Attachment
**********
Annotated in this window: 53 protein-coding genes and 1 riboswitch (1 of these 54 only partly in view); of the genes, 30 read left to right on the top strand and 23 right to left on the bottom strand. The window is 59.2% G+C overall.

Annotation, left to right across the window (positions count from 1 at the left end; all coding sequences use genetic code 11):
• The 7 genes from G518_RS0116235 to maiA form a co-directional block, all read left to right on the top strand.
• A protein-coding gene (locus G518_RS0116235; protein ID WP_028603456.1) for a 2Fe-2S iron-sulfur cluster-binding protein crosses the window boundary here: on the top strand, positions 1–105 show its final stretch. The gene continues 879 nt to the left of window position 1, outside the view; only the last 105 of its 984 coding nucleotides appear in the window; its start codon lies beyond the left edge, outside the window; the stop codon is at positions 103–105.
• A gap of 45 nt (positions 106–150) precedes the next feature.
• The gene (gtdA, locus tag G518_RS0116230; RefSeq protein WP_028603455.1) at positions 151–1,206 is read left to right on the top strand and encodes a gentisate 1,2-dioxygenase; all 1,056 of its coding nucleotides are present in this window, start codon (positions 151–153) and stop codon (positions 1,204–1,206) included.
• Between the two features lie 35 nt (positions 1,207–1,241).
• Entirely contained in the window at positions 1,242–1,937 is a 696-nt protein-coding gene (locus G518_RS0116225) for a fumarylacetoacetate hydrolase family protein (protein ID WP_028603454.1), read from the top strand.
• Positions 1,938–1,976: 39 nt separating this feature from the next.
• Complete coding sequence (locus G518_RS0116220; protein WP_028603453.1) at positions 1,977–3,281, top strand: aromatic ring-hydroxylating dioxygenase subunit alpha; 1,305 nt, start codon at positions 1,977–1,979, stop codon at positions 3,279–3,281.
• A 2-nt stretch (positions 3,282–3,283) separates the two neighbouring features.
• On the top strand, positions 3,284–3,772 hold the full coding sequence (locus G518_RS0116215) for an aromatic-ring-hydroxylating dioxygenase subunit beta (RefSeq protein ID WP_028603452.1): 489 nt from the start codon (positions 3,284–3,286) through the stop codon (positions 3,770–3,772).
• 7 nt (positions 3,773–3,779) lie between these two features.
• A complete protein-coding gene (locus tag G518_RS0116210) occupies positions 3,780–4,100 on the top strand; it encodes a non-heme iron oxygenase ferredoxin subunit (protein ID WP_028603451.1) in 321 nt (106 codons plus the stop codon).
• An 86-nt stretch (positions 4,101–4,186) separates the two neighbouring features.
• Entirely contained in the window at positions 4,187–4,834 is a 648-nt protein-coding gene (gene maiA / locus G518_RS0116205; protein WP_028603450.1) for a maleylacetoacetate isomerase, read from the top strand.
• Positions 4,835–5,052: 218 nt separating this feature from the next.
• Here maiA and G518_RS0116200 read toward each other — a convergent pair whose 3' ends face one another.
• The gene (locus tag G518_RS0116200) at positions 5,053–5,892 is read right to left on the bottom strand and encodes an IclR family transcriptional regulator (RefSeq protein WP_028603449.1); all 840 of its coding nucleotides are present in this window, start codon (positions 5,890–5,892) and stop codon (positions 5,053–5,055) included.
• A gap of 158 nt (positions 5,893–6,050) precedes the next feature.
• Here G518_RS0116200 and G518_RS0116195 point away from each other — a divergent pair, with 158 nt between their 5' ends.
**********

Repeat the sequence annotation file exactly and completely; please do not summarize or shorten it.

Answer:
Annotated in this window: 53 protein-coding genes and 1 riboswitch (1 of these 54 only partly in view); of the genes, 30 read left to right on the top strand and 23 right to left on the bottom strand. The window is 59.2% G+C overall.

Annotation, left to right across the window (positions count from 1 at the left end; all coding sequences use genetic code 11):
• The 7 genes from G518_RS0116235 to maiA form a co-directional block, all read left to right on the top strand.
• A protein-coding gene (locus G518_RS0116235; protein ID WP_028603456.1) for a 2Fe-2S iron-sulfur cluster-binding protein crosses the window boundary here: on the top strand, positions 1–105 show its final stretch. The gene continues 879 nt to the left of window position 1, outside the view; only the last 105 of its 984 coding nucleotides appear in the window; its start codon lies beyond the left edge, outside the window; the stop codon is at positions 103–105.
• A gap of 45 nt (positions 106–150) precedes the next feature.
• The gene (gtdA, locus tag G518_RS0116230; RefSeq protein WP_028603455.1) at positions 151–1,206 is read left to right on the top strand and encodes a gentisate 1,2-dioxygenase; all 1,056 of its coding nucleotides are present in this window, start codon (positions 151–153) and stop codon (positions 1,204–1,206) included.
• Between the two features lie 35 nt (positions 1,207–1,241).
• Entirely contained in the window at positions 1,242–1,937 is a 696-nt protein-coding gene (locus G518_RS0116225) for a fumarylacetoacetate hydrolase family protein (protein ID WP_028603454.1), read from the top strand.
• Positions 1,938–1,976: 39 nt separating this feature from the next.
• Complete coding sequence (locus G518_RS0116220; protein WP_028603453.1) at positions 1,977–3,281, top strand: aromatic ring-hydroxylating dioxygenase subunit alpha; 1,305 nt, start codon at positions 1,977–1,979, stop codon at positions 3,279–3,281.
• A 2-nt stretch (positions 3,282–3,283) separates the two neighbouring features.
• On the top strand, positions 3,284–3,772 hold the full coding sequence (locus G518_RS0116215) for an aromatic-ring-hydroxylating dioxygenase subunit beta (RefSeq protein ID WP_028603452.1): 489 nt from the start codon (positions 3,284–3,286) through the stop codon (positions 3,770–3,772).
• 7 nt (positions 3,773–3,779) lie between these two features.
• A complete protein-coding gene (locus tag G518_RS0116210) occupies positions 3,780–4,100 on the top strand; it encodes a non-heme iron oxygenase ferredoxin subunit (protein ID WP_028603451.1) in 321 nt (106 codons plus the stop codon).
• An 86-nt stretch (positions 4,101–4,186) separates the two neighbouring features.
• Entirely contained in the window at positions 4,187–4,834 is a 648-nt protein-coding gene (gene maiA / locus G518_RS0116205; protein WP_028603450.1) for a maleylacetoacetate isomerase, read from the top strand.
• Positions 4,835–5,052: 218 nt separating this feature from the next.
• Here maiA and G518_RS0116200 read toward each other — a convergent pair whose 3' ends face one another.
• The gene (locus tag G518_RS0116200) at positions 5,053–5,892 is read right to left on the bottom strand and encodes an IclR family transcriptional regulator (RefSeq protein WP_028603449.1); all 840 of its coding nucleotides are present in this window, start codon (positions 5,890–5,892) and stop codon (positions 5,053–5,055) included.
• A gap of 158 nt (positions 5,893–6,050) precedes the next feature.
• Here G518_RS0116200 and G518_RS0116195 point away from each other — a divergent pair, with 158 nt between their 5' ends.